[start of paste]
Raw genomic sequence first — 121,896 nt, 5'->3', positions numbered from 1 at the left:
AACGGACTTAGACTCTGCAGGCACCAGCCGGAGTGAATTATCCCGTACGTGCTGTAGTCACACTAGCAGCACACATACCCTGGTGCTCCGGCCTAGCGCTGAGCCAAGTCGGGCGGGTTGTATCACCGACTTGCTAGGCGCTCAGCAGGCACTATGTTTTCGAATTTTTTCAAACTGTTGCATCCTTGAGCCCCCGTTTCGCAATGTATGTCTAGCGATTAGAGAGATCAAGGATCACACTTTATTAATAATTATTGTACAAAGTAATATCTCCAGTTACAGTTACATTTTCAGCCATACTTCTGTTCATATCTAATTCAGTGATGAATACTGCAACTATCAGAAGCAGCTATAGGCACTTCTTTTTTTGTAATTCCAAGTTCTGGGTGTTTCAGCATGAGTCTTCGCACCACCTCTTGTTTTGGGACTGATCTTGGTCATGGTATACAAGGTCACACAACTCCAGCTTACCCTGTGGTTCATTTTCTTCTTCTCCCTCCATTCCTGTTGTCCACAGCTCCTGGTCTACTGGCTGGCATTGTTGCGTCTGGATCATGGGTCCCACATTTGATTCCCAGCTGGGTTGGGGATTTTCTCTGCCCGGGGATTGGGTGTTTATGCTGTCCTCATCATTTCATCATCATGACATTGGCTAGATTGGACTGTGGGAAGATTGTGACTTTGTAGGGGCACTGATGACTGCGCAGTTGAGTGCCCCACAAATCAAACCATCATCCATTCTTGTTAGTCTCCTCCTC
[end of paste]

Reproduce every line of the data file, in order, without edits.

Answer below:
Raw genomic sequence first — 121,896 nt, 5'->3', positions numbered from 1 at the left:
AACGGACTTAGACTCTGCAGGCACCAGCCGGAGTGAATTATCCCGTACGTGCTGTAGTCACACTAGCAGCACACATACCCTGGTGCTCCGGCCTAGCGCTGAGCCAAGTCGGGCGGGTTGTATCACCGACTTGCTAGGCGCTCAGCAGGCACTATGTTTTCGAATTTTTTCAAACTGTTGCATCCTTGAGCCCCCGTTTCGCAATGTATGTCTAGCGATTAGAGAGATCAAGGATCACACTTTATTAATAATTATTGTACAAAGTAATATCTCCAGTTACAGTTACATTTTCAGCCATACTTCTGTTCATATCTAATTCAGTGATGAATACTGCAACTATCAGAAGCAGCTATAGGCACTTCTTTTTTTGTAATTCCAAGTTCTGGGTGTTTCAGCATGAGTCTTCGCACCACCTCTTGTTTTGGGACTGATCTTGGTCATGGTATACAAGGTCACACAACTCCAGCTTACCCTGTGGTTCATTTTCTTCTTCTCCCTCCATTCCTGTTGTCCACAGCTCCTGGTCTACTGGCTGGCATTGTTGCGTCTGGATCATGGGTCCCACATTTGATTCCCAGCTGGGTTGGGGATTTTCTCTGCCCGGGGATTGGGTGTTTATGCTGTCCTCATCATTTCATCATCATGACATTGGCTAGATTGGACTGTGGGAAGATTGTGACTTTGTAGGGGCACTGATGACTGCGCAGTTGAGTGCCCCACAAATCAAACCATCATCCATTCTTGTTAGTCTCCTCCTC